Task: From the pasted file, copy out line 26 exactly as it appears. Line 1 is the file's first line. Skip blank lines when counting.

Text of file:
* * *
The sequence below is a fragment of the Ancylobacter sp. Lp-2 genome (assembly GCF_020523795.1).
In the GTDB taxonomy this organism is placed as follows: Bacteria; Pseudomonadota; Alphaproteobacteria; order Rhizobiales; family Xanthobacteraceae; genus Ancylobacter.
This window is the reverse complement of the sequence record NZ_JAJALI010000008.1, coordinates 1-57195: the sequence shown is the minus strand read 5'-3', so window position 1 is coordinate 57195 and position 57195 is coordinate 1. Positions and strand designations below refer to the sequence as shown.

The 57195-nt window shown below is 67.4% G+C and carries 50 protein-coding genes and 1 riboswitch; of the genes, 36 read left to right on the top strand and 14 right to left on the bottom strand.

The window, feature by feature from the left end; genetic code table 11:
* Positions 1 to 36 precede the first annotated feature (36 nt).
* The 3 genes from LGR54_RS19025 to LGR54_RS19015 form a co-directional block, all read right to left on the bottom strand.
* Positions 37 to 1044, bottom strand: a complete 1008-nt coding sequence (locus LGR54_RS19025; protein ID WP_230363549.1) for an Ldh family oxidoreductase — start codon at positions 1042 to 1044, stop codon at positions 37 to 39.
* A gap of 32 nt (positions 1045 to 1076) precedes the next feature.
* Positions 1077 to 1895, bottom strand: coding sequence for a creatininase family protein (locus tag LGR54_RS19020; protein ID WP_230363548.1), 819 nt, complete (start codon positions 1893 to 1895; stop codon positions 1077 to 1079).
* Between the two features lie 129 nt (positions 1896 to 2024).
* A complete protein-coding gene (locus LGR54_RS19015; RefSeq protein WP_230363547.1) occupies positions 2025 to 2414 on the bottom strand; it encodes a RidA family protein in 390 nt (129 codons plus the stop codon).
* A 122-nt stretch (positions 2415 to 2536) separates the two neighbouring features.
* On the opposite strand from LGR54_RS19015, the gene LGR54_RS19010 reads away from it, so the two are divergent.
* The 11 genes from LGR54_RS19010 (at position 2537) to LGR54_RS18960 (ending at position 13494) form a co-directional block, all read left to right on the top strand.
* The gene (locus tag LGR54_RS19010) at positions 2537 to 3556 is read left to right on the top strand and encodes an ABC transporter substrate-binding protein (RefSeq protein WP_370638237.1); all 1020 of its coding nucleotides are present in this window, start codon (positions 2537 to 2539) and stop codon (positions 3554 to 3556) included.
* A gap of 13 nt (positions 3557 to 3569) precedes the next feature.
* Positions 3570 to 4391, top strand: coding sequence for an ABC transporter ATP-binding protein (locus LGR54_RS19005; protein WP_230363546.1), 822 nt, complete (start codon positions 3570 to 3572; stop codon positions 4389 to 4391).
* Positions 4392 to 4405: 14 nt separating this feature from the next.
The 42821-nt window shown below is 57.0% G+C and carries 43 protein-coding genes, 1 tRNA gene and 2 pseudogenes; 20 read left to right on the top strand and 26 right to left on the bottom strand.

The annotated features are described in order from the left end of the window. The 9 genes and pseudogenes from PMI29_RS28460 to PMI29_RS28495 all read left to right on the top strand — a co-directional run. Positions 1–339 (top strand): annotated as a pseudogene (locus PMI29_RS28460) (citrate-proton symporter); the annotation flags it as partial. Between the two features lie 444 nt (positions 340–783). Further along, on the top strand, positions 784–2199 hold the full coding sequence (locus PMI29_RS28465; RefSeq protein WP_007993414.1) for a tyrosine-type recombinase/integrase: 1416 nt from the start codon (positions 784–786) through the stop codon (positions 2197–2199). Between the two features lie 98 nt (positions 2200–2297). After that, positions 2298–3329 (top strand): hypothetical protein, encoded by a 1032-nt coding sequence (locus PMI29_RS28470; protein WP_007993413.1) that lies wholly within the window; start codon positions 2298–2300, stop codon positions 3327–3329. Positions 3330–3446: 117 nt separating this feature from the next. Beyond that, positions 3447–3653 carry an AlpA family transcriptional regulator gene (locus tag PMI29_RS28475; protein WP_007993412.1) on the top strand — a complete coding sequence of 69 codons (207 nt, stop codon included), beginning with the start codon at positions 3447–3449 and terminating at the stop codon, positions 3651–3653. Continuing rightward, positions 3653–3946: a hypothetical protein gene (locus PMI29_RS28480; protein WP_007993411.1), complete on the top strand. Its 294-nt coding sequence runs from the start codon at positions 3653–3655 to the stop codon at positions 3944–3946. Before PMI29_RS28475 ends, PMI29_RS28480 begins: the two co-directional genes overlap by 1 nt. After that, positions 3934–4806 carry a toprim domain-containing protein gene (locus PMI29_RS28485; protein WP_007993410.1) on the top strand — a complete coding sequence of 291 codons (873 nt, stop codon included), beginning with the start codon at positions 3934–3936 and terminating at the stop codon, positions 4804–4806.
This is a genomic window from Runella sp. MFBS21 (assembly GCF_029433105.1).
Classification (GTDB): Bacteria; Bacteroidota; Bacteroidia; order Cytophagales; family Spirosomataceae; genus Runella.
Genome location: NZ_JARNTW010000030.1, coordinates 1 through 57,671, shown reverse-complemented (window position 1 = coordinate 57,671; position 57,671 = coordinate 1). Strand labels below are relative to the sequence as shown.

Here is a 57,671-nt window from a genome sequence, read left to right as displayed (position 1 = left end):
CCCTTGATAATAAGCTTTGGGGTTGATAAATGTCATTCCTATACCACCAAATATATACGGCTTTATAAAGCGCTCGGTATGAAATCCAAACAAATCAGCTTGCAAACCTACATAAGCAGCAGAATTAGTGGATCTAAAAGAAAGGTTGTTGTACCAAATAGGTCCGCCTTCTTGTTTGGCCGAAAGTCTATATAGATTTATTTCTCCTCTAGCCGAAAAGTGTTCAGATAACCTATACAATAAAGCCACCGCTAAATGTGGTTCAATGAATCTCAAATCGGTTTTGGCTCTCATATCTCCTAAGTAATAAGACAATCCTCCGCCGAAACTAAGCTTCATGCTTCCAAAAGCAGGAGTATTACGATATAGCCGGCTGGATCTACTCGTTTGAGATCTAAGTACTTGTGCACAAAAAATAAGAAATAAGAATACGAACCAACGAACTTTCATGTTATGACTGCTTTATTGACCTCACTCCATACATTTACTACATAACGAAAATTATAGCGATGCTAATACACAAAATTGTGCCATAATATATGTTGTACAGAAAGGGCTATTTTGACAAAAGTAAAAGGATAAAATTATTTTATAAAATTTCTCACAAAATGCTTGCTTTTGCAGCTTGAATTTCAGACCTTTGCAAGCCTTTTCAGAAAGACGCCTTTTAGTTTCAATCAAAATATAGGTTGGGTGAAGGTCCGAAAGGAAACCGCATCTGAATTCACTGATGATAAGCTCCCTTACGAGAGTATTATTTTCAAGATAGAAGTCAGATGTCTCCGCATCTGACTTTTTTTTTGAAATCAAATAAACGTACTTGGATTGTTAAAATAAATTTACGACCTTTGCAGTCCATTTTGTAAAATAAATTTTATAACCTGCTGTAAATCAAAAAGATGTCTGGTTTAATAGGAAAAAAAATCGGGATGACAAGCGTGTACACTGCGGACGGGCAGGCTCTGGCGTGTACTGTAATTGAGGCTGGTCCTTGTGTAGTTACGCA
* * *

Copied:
CCCTTGATAATAAGCTTTGGGGTTGATAAATGTCATTCCTATACCACCAAATATATACGGCTTTATAAAGCGCTCGGTATGAAATCCAAACAAATCAGCTTGCAAACCTACATAAGCAGCAGAATTAGTGGATCTAAAAGAAAGGTTGTTGTACCAAATAGGTCCGCCTTCTTGTTTGGCCGAAAGTCTATATAGATTTATTTCTCCTCTAGCCGAAAAGTGTTCAGATAACCTATACAATAAAGCCACCGCTAAATGTGGTTCAATGAATCTCAAATCGGTTTTGGCTCTCATATCTCCTAAGTAATAAGACAATCCTCCGCCGAAACTAAGCTTCATGCTTCCAAAAGCAGGAGTATTACGATATAGCCGGCTGGATCTACTCGTTTGAGATCTAAGTACTTGTGCACAAAAAATAAGAAATAAGAATACGAACCAACGAACTTTCATGTTATGACTGCTTTATTGACCTCACTCCATACATTTACTACATAACGAAAATTATAGCGATGCTAATACACAAAATTGTGCCATAATATATGTTGTACAGAAAGGGCTATTTTGACAAAAGTAAAAGGATAAAATTATTTTATAAAATTTCTCACAAAATGCTTGCTTTTGCAGCTTGAATTTCAGACCTTTGCAAGCCTTTTCAGAAAGACGCCTTTTAGTTTCAATCAAAATATAGGTTGGGTGAAGGTCCGAAAGGAAACCGCATCTGAATTCACTGATGATAAGCTCCCTTACGAGAGTATTATTTTCAAGATAGAAGTCAGATGTCTCCGCATCTGACTTTTTTTTTGAAATCAAATAAACGTACTTGGATTGTTAAAATAAATTTACGACCTTTGCAGTCCATTTTGTAAAATAAATTTTATAACCTGCTGTAAATCAAAAAGATGTCTGGTTTAATAGGAAAAAAAATCGGGATGACAAGCGTGTACACTGCGGACGGGCAGGCTCTGGCGTGTACTGTAATTGAGGCTGGTCCTTGTGTAGTTACGCA